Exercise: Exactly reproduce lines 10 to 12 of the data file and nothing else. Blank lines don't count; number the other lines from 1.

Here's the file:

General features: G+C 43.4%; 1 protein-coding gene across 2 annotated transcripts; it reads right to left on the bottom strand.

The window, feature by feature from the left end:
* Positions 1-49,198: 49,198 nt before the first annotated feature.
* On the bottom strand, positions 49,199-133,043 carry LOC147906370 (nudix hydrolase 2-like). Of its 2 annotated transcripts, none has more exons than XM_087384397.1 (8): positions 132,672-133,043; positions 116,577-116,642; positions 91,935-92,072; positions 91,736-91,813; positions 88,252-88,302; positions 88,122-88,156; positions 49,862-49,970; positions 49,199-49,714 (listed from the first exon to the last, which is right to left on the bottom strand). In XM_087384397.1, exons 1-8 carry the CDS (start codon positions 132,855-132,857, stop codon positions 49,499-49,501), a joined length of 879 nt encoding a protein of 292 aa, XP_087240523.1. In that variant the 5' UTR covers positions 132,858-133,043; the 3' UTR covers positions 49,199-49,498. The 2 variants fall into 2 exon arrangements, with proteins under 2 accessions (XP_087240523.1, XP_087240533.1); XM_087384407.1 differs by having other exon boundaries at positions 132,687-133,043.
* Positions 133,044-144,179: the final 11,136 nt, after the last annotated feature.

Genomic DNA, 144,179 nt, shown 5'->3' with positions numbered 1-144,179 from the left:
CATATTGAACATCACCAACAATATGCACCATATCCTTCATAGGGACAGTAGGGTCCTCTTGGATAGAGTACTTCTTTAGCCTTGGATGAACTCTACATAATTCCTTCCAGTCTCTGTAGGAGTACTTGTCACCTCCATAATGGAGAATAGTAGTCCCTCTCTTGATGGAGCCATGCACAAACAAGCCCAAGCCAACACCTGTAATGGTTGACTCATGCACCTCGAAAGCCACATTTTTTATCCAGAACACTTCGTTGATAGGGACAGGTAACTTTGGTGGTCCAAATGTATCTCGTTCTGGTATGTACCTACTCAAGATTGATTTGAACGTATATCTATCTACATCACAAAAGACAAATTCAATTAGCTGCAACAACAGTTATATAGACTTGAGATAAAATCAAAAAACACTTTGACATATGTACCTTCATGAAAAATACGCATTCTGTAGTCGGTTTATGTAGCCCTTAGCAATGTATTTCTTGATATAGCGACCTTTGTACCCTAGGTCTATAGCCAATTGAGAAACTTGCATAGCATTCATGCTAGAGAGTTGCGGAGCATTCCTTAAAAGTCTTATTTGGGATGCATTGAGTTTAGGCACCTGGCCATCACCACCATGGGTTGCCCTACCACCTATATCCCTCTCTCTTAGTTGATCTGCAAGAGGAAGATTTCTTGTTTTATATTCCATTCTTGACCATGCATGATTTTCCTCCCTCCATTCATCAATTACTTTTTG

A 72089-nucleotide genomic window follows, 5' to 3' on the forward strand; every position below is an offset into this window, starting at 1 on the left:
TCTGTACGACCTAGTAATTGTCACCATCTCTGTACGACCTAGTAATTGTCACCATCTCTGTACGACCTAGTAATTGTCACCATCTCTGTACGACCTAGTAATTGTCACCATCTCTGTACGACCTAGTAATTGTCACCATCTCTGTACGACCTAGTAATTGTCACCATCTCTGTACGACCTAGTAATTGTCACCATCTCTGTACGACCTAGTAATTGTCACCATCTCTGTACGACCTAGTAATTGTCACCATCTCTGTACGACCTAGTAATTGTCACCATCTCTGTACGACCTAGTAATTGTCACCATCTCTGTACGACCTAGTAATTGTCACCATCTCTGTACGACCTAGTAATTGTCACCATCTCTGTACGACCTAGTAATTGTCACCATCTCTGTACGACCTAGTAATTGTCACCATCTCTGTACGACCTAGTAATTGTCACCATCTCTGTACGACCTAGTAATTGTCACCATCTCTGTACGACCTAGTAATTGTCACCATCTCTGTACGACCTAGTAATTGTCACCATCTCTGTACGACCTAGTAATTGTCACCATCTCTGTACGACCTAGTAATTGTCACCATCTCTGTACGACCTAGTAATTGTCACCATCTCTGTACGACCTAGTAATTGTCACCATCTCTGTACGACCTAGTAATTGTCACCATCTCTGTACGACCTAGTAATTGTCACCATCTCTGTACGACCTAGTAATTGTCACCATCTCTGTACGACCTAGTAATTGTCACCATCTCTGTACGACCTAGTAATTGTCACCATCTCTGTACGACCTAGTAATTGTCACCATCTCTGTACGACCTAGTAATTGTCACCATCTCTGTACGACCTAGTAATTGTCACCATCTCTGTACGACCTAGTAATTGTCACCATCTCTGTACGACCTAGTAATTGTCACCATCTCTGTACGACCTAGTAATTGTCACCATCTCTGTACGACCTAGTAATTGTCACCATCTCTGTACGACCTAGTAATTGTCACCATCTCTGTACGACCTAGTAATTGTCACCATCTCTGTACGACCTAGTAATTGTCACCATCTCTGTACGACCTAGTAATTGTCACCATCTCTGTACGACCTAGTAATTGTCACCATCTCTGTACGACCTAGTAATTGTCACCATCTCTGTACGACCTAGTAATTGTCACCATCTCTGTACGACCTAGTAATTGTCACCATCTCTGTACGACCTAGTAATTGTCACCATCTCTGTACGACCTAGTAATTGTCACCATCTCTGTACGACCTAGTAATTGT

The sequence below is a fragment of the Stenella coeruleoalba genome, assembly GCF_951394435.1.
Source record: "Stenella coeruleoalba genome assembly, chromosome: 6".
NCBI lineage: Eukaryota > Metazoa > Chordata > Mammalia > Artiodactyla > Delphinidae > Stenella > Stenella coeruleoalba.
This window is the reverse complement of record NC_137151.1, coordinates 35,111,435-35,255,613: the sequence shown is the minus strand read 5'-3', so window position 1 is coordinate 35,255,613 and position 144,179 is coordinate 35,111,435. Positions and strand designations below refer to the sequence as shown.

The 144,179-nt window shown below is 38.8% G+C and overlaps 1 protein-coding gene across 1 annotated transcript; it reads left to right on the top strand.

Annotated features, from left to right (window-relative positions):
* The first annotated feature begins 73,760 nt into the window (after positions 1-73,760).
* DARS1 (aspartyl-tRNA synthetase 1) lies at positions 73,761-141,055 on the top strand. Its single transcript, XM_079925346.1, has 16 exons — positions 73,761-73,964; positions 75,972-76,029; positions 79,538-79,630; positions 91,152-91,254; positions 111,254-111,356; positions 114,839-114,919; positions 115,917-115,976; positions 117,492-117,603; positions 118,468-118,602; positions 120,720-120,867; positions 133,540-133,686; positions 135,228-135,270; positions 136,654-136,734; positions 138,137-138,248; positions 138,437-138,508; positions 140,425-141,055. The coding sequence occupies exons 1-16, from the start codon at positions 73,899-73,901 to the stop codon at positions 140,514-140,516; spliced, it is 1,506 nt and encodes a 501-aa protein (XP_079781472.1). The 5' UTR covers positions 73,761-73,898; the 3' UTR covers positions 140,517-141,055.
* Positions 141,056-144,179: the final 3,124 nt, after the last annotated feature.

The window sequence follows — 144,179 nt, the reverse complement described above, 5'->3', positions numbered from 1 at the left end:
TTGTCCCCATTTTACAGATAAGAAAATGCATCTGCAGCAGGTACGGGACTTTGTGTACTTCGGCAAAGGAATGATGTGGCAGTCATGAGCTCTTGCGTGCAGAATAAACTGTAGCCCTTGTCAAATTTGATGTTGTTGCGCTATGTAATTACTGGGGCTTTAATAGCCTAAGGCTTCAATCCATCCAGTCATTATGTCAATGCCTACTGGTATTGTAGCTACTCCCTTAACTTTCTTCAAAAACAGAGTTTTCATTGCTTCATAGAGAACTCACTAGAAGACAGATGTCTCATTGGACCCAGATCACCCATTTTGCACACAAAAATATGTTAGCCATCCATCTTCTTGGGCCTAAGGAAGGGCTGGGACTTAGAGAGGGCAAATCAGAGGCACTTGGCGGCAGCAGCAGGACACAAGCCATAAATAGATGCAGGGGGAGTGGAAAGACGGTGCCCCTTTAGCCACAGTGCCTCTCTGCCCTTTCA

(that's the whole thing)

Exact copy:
The sequence below is a fragment of the Stenella coeruleoalba genome, assembly GCF_951394435.1.
Source record: "Stenella coeruleoalba genome assembly, chromosome: 6".
NCBI lineage: Eukaryota > Metazoa > Chordata > Mammalia > Artiodactyla > Delphinidae > Stenella > Stenella coeruleoalba.